For The Motion

Robert Fraley is executive vice president and chief technology officer at Monsanto, where he has worked for more than 30 years. Robert currently oversees the company's global technology division which includes plant breeding, biotechnology and crop protection research facilities in dozens of countries.

Alison Van Eenennaam is a genomics and biotechnology researcher and cooperative extension specialist in the Department of Animal Science at University of California, Davis. Alison outreach program focuses on the development of science-based educational materials, including the controversial biotechnologies of genetic engineering and cloning.

Against The Motion

Charles Benbrook is a research professor at the Center for Sustaining Agriculture and Natural Resources at Washington State University, and leader of the center's program Measure to Manage: Farm and Food Diagnostics for Sustainability and Health. Charles spent the first 18 years of his career working in Washington, D.C., first for the Executive Office of the President, then as the staff director for a U.S. House of Representatives agricultural subcommittee.

Margaret Mellon is a science policy consultant in the areas of antibiotics, genetic engineering and sustainable agriculture. Margaret has published widely on the potential environmental impacts of biotechnology applications, and served three terms on USDA's Advisory Committee on Biotechnology and 21st Century Agriculture.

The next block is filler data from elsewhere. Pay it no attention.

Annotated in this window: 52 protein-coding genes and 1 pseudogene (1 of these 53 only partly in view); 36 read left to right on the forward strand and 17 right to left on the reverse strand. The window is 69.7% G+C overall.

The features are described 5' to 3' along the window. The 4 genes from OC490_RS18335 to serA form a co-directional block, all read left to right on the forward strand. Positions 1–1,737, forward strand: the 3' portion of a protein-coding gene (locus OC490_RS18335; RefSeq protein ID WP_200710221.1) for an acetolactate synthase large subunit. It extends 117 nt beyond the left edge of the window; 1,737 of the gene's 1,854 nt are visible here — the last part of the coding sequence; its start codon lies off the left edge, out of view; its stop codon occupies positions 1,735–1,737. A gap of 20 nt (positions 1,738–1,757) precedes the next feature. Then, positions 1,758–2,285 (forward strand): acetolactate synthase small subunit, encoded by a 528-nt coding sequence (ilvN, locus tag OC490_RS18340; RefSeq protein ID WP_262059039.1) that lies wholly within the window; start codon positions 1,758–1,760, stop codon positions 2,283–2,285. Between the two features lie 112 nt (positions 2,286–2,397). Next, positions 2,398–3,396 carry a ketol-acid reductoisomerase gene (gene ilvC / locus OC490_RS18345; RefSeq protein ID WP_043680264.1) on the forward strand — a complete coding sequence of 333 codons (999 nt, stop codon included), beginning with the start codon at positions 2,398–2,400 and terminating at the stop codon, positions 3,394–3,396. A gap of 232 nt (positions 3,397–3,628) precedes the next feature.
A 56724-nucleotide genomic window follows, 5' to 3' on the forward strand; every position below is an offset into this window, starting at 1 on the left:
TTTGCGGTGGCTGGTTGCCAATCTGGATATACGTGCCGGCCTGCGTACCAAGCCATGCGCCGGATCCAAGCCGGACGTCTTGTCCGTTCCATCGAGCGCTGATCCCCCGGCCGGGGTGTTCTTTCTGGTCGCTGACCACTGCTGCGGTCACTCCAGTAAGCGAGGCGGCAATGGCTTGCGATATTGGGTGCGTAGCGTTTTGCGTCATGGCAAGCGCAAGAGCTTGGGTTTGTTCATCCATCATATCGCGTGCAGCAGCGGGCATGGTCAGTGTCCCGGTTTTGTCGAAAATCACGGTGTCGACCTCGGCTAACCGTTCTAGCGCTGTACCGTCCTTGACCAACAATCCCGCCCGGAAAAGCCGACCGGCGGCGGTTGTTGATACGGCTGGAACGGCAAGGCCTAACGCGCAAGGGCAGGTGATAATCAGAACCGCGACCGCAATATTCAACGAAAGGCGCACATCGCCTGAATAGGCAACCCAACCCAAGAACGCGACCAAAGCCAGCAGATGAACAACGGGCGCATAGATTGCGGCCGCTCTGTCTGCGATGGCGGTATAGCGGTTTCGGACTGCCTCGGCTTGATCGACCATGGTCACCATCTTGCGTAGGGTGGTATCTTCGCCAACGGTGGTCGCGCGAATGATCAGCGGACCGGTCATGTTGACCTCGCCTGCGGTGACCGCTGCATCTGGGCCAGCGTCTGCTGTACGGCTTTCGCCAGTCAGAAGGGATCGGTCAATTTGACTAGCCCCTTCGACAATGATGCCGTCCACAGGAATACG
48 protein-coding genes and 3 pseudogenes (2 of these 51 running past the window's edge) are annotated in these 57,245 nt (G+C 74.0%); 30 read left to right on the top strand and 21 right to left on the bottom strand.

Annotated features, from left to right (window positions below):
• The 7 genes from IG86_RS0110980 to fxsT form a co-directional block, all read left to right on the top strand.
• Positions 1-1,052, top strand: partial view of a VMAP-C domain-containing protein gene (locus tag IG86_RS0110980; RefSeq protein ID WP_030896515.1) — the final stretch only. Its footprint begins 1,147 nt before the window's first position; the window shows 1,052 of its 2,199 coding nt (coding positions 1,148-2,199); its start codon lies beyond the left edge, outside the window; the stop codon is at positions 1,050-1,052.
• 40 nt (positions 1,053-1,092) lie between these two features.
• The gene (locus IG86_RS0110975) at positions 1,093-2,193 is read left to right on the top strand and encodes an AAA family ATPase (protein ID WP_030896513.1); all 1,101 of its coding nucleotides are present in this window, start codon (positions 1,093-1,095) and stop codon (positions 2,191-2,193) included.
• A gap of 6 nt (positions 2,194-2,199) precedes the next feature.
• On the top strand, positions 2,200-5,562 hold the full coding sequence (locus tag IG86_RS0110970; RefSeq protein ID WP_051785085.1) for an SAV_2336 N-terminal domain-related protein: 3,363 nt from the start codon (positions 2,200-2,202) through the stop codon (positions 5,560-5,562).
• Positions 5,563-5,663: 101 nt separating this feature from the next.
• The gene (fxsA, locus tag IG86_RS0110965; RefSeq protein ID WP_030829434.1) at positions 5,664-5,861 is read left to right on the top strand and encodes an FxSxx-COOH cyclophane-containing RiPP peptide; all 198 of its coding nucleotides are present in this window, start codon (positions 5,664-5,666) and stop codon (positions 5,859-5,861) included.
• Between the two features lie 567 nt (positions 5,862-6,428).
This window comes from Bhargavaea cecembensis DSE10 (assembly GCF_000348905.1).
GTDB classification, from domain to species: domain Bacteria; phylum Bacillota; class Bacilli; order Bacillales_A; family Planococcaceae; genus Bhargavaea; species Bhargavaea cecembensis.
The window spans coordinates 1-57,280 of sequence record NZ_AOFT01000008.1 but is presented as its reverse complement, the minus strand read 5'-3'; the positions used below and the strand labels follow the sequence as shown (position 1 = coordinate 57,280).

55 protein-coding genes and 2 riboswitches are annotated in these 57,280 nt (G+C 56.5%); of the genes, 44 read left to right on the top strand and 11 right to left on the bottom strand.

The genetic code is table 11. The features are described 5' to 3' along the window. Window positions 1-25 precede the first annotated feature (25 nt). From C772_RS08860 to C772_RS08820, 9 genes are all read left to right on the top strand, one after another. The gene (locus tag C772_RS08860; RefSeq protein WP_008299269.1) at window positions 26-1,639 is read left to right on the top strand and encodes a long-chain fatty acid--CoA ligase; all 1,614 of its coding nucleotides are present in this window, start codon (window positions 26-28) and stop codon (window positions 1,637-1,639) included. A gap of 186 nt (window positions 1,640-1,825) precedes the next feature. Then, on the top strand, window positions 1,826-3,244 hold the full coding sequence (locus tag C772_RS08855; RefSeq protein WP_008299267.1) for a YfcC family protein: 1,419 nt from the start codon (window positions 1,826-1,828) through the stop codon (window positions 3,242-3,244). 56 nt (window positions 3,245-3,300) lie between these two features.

Podcast source: intelligence2: Debate: Should We Genetically Modify Food?

The Long-Term Benefits Of A Welfare Program

Steve Inskeep talks to Shankar Vedantam about poverty. Data from the Mothers Pension Program, launched at the turn of the 20th century, finds benefits on education, income and longevity. It has documented long-term benefits over the span of a century.
Podcast source: npr: Study Shows Long-Term Benefits Of Welfare Program

California's Water Crisis

To cope with California’s drought, farmers are both carefully selecting which crops they plant and overpumping from deep underground aquifers. The President of the Pacific Institute, Peter Gleick tells Steve Curwood that the water crisis requires rethinking priorities and conserving much more water.
Podcast source: living on earth: California's Water Crisis

Music includes John Cremona - I Know A Place, Sassafrass - No More Dirty Coal, Lenard Cohen - Everybody Knows, Capitol Steps - Under the Sea, Aretha Franklin & Annie Lennox - Sisters Are Doin' It For Themselves, Capitol Steps - Help Rwanda, Neil Young - Lets Impeach The President, David Rovics - Guantanamo Bay, Capitol Steps - Bein' Pope, Geoff Scott - Change The Story, Capitol Steps - Three Little Wives of Newt Gingrich, Roy Zimmerman - Vote Republican, Hair - The Flesh Failures (Let The Sunshine In), Andres Segovia - Leyenda Albeniz
intelligence2: Debate: Should We Genetically Modify Food?

npr: Study Shows Long-Term Benefits Of Welfare Program

living on earth: California's Water Crisis